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Here is a close-up of the pattern in which you can see the variegation in both yarns. The dark blue is a Shetland wool and the contrast yarn is a linen blend.

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Here is where I spent most of my time.  This is the lovely campus of the Henley Business School South Africa in Johannesburg.  I teach there around 6 times a year, and always enjoy it immensely.  The students there are fantastic, and the staff always make me feel at home.

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Here I am with some of my South African colleagues, from left to right: Lyneth, me, Eli, and Caritas.

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I leave you with another shot I took at the Henley South Africa campus.  When you next hear from me, I will be reporting from Vancouver.

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Travel knitting

Yesterday, I was in Munich.  Today I am in England.  Tomorrow I will be in Johannesburg. After that, I will head to Vancouver.  I am in heavy travel mode.  What does that mean? Travel knitting of course; the thing that knitters most obsess about when packing a bag.

I have decided to have two projects with me, so that I can alternate between them. First, I am going to knit Cullum, a linen t-shirt with a touch of lace, designed by Isabell Kraemer:

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I am using the very same yarn used in the photo, a gorgeous deep grey shade of Quince & Co Sparrow called Eclipse.  Sparrow is a 100% organic linen yarn.  It is luminous:

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My second project will be the Hanne Falkenberg jacket I discussed in my last post.  I clearly was experiencing technical difficulties on that morning, as I couldn’t read Hanne’s pattern.  When she sent me instructions for a swatch, I realised that I had completely mis-read the instructions for the jacket.  I even went back and checked, so convinced I was right, but no, the instructions were perfect and it was me that was lacking. Here is the swatch:

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I love this!  The photo is lovely, but it is far better to hold it in your hand! It is so soft, yet wool-y, and light like a feather.  (Unlike the Sparrow, which is a bit rough on the hands; I know from experience that it will block into a very soft, drapey fabric, however.)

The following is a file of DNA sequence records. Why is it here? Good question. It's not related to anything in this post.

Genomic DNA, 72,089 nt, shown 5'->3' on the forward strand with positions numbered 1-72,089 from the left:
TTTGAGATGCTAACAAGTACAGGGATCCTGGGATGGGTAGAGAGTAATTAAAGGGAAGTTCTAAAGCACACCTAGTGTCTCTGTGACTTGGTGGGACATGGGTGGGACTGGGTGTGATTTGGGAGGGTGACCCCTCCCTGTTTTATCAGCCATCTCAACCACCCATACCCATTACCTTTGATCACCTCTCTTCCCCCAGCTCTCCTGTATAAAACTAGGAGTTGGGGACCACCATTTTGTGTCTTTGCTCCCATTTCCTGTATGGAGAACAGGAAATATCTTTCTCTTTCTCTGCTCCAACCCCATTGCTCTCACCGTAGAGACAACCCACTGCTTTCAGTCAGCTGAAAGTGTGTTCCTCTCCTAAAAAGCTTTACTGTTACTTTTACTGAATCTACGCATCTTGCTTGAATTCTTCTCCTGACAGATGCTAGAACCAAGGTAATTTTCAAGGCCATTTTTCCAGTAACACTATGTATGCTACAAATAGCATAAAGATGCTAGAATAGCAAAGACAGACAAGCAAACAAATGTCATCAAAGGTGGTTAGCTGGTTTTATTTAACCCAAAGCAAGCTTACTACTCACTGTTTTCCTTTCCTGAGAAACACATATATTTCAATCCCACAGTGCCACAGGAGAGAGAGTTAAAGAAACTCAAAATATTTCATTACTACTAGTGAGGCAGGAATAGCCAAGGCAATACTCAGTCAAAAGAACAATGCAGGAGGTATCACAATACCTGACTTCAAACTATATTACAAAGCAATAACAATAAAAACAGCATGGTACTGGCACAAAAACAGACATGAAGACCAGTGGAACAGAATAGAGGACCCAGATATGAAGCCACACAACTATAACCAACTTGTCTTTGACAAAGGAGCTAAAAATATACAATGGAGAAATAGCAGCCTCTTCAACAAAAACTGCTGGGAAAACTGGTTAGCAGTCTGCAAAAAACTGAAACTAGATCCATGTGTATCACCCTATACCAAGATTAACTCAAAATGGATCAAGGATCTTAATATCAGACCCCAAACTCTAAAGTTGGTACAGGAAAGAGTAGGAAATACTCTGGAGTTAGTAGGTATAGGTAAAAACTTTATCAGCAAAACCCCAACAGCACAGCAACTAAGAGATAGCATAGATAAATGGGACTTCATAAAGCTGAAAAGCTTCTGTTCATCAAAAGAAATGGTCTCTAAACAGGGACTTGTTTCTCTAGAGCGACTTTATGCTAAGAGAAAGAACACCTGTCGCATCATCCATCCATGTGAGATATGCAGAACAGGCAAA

This is a run-by post as I am heading for the airport. Good knitting everyone!

 

Knitting treats from Copenhagen

I was teaching on the weekend and so was unable to make my way up to Edinburgh for the Edinburgh Yarn Festival. I admit to having felt rather sorry for myself. For the entire time I was doing the MBA I was unable to make any yarn shows. I planned to remedy that once I finished, but then I took a job (teaching on the very same MBA programme) which meant a lot of working weekends. The universe (or at least the people who schedule yarn shows and MBA classes) seems to be conspiring against me, as they are mostly scheduled concurrently. Oh well. I am not so desolate as I have a Danish consolation prize or two (perhaps three).

A few weeks ago I was in Copenhagen with my friend, Erun (and with Sarah and Sara). One of my top priorities was to make it to Somerfuglen, a knitting shop that I had long wanted to visit.

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I know you won’t believe me but I didn’t buy any yarn there. Why? Because I loved everything and couldn’t choose and I had a plane to catch. That is not to say I didn’t make any purchases. I bought two lovely knitting books. First, I bought Issue One of the new knitting periodical, Laine.

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This is a lovely book. It is filled with knitting patterns, beautiful photography, articles, designer profiles, recipes, and has high production values. Even the ads are lovely! This issue had profiles of Joji Locatelli and Helga Isager among others. It seems to me that this will be a collectable and I am happy to have the first issue.